“We are designing a progressive furlough program intended to ensure that the highest-paid employees carry the highest burden and the lowest-paid employees the lightest,” the mayor said. “We don’t think a voluntary program would save us what we need to save. In addition, it would likely be highly inequitable with some people losing much more pay and others losing none.”

Other operating budget amendments include:

  • Alds. Grant Foster, Rebecca Kemble and Keith Furman would create a director of resident and community engagement and delete the current City Council chief of staff position that was created in the 2017 budget and funded at $138,000 in the mayor’s budget for 2021. The new position is related to recommendations made by a special Task Force on Government Structure. As an alternative, the council members would increase the council budget by $100,000 for resident and community engagement activities.
  • The mayor and three council members would accept $393,550 in federal funds for the first year of a three-year, $1 million Downtown Safety Initiative aimed at making the area safer, more vibrant and more welcoming to communities of color and underrepresented groups.
  • Four council members would increase funding by $175,000 for street outreach and housing support for the homeless.
  • Alds. Tag Evers and Kemble would provide $111,000 for a real estate supervisor.
  • The mayor and three council members would add $50,000 for PFAS testing near Dane County Regional Airport.
  • Six council members would provide $67,000 for a new park ranger position, bringing the total to 4.6 full-time equivalent positions.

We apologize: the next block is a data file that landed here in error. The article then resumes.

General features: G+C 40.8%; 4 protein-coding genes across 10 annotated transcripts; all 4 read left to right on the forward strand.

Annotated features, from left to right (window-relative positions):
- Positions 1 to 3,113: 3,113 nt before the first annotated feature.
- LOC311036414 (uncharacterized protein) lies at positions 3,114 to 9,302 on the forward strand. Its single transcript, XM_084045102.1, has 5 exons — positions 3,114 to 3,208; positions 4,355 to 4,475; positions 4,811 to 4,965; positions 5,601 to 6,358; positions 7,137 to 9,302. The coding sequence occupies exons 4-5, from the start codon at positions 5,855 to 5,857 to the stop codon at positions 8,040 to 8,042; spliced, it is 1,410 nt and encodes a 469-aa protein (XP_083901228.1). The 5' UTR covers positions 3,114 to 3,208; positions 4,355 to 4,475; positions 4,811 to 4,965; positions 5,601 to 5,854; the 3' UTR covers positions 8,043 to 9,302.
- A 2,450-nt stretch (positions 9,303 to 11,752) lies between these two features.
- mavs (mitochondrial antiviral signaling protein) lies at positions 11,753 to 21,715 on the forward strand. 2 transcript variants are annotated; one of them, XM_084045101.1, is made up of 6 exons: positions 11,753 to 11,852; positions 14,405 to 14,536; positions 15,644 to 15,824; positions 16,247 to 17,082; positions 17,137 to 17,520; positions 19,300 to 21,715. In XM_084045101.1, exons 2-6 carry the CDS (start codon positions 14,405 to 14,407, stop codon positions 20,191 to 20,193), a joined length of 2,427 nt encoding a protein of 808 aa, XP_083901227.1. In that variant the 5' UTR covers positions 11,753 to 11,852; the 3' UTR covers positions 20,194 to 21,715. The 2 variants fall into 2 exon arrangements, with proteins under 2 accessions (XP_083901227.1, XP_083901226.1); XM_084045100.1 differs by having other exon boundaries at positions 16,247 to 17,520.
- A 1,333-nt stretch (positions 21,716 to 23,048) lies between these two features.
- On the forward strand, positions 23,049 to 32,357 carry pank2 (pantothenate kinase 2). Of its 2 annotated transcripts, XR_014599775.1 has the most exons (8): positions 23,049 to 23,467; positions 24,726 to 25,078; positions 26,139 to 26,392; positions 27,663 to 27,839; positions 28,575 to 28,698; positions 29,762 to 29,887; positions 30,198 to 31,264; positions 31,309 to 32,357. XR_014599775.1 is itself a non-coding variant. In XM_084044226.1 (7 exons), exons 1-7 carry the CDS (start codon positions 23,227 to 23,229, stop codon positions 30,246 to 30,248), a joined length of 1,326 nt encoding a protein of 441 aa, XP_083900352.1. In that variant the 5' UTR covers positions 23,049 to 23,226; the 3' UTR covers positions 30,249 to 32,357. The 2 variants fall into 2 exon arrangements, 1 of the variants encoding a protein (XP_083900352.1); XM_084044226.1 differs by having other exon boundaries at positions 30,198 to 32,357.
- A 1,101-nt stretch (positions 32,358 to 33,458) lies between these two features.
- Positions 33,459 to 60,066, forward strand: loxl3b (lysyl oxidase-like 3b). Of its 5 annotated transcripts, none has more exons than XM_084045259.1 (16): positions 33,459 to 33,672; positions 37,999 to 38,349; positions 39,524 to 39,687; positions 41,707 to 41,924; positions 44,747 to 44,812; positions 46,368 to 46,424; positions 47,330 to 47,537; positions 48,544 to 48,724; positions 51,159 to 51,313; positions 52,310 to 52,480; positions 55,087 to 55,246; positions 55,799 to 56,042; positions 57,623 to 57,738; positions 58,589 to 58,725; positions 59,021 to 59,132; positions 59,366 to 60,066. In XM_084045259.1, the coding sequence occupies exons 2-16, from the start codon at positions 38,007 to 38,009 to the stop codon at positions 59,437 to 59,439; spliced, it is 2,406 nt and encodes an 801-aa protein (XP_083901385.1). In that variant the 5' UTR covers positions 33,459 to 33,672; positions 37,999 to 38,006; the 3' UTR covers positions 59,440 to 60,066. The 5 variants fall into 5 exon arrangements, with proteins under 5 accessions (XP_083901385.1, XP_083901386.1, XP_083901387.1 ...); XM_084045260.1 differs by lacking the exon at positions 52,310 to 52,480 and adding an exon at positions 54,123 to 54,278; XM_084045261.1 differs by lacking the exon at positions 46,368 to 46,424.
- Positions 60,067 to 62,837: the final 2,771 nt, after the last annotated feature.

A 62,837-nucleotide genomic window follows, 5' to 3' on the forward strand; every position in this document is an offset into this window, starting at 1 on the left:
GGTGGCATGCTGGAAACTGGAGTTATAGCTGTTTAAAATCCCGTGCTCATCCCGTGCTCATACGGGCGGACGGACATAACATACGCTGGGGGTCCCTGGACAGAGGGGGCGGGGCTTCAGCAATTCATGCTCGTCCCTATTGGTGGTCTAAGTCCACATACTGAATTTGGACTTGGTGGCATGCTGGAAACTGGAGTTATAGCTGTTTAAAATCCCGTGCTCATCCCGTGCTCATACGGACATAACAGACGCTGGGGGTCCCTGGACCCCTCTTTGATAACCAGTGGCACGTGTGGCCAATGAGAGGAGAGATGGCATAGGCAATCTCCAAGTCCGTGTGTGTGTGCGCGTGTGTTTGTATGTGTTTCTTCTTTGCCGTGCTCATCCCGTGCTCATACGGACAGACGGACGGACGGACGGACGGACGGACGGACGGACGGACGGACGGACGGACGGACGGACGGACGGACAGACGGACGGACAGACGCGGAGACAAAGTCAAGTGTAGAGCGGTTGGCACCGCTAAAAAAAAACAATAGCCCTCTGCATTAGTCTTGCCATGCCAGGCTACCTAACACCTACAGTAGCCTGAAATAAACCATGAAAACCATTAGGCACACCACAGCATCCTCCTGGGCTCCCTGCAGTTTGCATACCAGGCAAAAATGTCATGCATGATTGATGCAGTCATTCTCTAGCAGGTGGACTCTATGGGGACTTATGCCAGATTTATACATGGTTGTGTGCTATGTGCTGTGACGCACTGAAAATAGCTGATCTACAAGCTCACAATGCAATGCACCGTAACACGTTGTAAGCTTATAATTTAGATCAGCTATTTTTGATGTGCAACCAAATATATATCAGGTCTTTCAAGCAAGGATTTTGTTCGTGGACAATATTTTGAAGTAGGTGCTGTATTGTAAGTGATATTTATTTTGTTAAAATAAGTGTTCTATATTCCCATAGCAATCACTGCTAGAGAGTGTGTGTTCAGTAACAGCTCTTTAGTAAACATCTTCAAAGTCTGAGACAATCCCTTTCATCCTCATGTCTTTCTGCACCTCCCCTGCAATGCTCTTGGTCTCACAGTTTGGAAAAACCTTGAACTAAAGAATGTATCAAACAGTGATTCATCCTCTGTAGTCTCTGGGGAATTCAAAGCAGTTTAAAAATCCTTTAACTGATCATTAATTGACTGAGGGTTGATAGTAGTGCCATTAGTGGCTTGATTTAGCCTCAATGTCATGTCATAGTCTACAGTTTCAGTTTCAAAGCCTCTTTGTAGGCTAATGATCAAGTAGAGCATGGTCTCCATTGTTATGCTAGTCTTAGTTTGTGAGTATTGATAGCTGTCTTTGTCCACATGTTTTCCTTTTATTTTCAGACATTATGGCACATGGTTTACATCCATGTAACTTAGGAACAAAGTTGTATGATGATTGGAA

The council can still increase tax collections by about $600,000, or an additional $6 on the average home, next week before hitting state-mandated levy limits.

The council’s Finance Committee has already made a series of changes to the mayor’s proposed capital budget for next year. In all, the Finance Committee added $592,000 in capital spending, including $560,000 in new borrowing, to the mayor’s proposal, bringing the total capital budget to $162.2 million.

Council members are now proposing another nine amendments to the capital budget, including one to deliver $3.5 million for a new emergency shelter for homeless men.

The mayor and six council members are proposing to move the men’s shelter from Rhodes-Conway’s unfunded “horizon budget” to 2021. Since the outbreak of COVID-19, the city and partners have been sheltering homeless men at Warner Park Community Center, but that is seen as only a stopgap measure. The amendment anticipates spending about $500,000 to prepare a yet-to-be-identified temporary solution, and the rest to pursue a permanent solution.

Other significant capital budget amendments include:

  • Nine council members would increase the city’s Affordable Housing Fund by $500,000 to $6.27 million. The mayor had proposed $5.77 million for 2021 with sums of $6 million in 2022 and $6.5 million in 2023 in the nonbinding, five-year Capital Improvement Plan.
  • Alds. Syed Abbas and Carter want the city to provide $2.6 million for property acquisition to support South Madison revitalization in 2022 as part of the Capital Improvement Plan.
  • The mayor and four council members are seeking $45,000 for a crisis response vehicle. The operating budget, as approved by the Finance Committee, provides $600,000 for a Crisis Response Team in the Fire Department that would respond to crisis and behavior health calls in a non-ambulance vehicle.

If all capital amendments were adopted, the capital budget would rise by a net $4.19 million to $166.4 million.